For decades, Hong Kong has played the role of a safe haven for mainland entrepreneurs due to its independence from China. That collapsed after Beijing passed a national security law in the province in 2020, leading to arrests of activists, confiscation of assets, detention of newspaper editors, rewriting of school curricula and what many see as compromising the independence of the judiciary.
Chen moved to Singapore because cryptocurrency trading, his industry, is banned in China. He has kept some developers in the country, but most of his operations are outside. He said being in Singapore helped him think more globally. And he was skeptical of Hong Kong’s ability to separate encryption policies from Beijing’s.
“When entrepreneurs choose to move to Singapore, it means they choose to leave China,” he said. He added that Hong Kong is not attractive to people who have made this choice.
Singapore has become a strong competitor to Hong Kong as a place for wealthy Chinese to accumulate their fortunes. Four of the 10 richest Singaporeans on the Forbes billionaires list are recent Chinese immigrants. So many people arrived last year that the founder of a startup said he gained weight from all the welcome dinners.
The rush of the Chinese business elite to Singapore has contributed to the high cost of living here. The median rent for a 1,000-square-foot residential apartment was about $3,500 per month at the end of September, up more than a fifth from the start of 2022, according to 99.co, the real estate portal. The cost of a license to own a car has increased by 40% in the past year.
Singapore also competes with Hong Kong as a place for mainland Chinese companies to register separate entities for their international operations. Some entrepreneurs want to build their global brands by identifying themselves as Singaporean companies.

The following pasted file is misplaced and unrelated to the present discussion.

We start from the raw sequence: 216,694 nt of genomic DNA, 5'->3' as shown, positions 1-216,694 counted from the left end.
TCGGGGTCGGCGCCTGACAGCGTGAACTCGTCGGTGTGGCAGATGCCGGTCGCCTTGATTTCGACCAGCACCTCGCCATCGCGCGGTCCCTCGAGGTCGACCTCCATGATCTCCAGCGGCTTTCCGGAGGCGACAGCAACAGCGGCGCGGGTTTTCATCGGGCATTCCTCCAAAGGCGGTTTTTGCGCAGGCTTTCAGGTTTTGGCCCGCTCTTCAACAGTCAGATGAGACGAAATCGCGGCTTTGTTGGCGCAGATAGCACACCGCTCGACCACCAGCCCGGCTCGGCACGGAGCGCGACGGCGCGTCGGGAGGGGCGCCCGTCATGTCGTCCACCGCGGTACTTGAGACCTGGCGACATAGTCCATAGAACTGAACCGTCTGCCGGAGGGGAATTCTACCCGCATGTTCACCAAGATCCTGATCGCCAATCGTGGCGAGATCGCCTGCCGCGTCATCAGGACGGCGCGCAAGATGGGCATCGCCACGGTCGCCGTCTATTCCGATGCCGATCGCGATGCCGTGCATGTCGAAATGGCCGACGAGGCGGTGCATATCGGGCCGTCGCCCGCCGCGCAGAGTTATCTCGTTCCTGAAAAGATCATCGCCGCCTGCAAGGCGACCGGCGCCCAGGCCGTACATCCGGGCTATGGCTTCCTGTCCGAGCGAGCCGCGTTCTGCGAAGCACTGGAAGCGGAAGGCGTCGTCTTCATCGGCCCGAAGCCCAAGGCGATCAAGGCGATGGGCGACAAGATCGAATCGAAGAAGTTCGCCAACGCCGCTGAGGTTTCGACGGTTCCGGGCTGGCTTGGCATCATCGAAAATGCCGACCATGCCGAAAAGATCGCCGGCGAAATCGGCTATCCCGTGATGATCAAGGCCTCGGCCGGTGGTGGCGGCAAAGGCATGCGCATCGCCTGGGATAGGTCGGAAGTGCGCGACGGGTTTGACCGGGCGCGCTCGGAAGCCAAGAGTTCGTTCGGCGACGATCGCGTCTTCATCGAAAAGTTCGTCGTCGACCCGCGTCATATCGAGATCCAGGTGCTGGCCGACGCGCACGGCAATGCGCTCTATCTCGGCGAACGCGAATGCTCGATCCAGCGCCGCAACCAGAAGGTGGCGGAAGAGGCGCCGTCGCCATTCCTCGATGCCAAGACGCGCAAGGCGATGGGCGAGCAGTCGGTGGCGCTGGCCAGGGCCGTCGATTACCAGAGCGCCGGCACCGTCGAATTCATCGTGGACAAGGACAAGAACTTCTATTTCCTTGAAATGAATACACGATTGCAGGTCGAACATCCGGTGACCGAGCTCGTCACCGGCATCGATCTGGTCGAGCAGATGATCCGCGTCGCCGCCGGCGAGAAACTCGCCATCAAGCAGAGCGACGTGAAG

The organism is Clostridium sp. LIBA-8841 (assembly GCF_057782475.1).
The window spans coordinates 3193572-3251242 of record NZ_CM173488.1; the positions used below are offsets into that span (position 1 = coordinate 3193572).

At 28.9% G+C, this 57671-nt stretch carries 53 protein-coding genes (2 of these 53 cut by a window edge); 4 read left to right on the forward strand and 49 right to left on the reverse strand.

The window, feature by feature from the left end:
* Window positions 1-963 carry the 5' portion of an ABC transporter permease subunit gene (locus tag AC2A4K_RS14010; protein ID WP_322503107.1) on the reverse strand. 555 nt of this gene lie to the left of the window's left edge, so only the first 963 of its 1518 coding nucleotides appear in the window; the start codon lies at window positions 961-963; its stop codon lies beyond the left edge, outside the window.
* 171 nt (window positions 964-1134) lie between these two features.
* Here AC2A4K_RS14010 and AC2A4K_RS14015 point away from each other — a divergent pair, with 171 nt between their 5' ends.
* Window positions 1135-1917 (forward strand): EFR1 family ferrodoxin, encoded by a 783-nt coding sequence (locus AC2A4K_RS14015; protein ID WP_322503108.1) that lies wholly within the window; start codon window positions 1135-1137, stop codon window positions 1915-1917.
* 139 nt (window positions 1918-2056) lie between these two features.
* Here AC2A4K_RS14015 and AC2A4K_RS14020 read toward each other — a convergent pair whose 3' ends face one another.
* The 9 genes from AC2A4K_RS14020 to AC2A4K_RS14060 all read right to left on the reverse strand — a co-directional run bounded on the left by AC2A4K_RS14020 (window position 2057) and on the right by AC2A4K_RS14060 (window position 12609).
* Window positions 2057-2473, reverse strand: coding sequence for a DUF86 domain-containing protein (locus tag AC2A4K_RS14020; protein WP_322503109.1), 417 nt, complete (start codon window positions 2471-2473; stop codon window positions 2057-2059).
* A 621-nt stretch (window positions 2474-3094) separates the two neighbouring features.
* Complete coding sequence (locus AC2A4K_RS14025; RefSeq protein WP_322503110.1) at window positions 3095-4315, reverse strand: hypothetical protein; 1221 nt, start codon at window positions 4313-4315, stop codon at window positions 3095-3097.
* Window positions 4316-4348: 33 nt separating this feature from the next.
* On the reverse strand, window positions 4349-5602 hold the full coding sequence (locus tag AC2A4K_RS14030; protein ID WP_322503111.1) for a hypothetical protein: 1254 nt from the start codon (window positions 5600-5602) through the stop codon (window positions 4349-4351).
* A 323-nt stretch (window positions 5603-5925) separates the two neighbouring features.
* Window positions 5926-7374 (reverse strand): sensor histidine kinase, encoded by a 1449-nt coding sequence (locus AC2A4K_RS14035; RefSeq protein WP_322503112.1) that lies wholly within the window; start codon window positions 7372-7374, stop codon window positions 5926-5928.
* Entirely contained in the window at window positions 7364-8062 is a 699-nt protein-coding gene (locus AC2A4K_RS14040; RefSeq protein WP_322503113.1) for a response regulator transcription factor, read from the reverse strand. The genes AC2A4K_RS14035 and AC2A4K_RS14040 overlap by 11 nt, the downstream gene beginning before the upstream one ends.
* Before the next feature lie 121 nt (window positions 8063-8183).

For the outside world, “Hong Kong is part of China, while Singapore is not,” said Yu-Ning Liu, founder of Beijing-based Karma Games, which develops games that people play around the world.
Liu moves his Hong Kong operations to the city-state. He said he would start using his Singapore entity to release and market games for international markets.
Singapore has also emerged as a buffer zone as geopolitical tensions between China and the United States escalate. For some, a passport from Singapore is attractive because it has good relations with both countries.
Governments around the world are increasingly concerned about Beijing’s influence on Chinese companies. Many want to know whether these companies keep their citizens’ personal data safe and whether the Chinese entities’ investments have national security implications.
This screening has led some Chinese businessmen to seek foreign passports or at least permanent residence in other countries. A few said they feared their Chinese passports would put them at risk if China invaded Taiwan, triggering the kind of sanctions imposed on Russia and its companies since the war in Ukraine began.
Singapore entrepreneurs acknowledge that it has its limits. It’s small and expensive, and the talent pool is shallow. Many of them said it was an easy place to enjoy life but not ideal for starting, say, an ambitious tech company. Some of the wealthy and relatively young Chinese who have moved here have little to do but drink a lot of Moutai, the Chinese liquor.
Almost everyone would have preferred to stay in China if the circumstances were different. It’s a huge market with great infrastructure, the best supply chain in the world and an abundant supply of programmers willing to work overtime.
Most of them still maintain some business operations there. But they will not rush back, invest more and open new businesses just because the government turned them around.
“Businessmen don’t dare to take risks anymore,” Huo said. “They should think twice before doing anything – whether they are going to put their safety at risk.”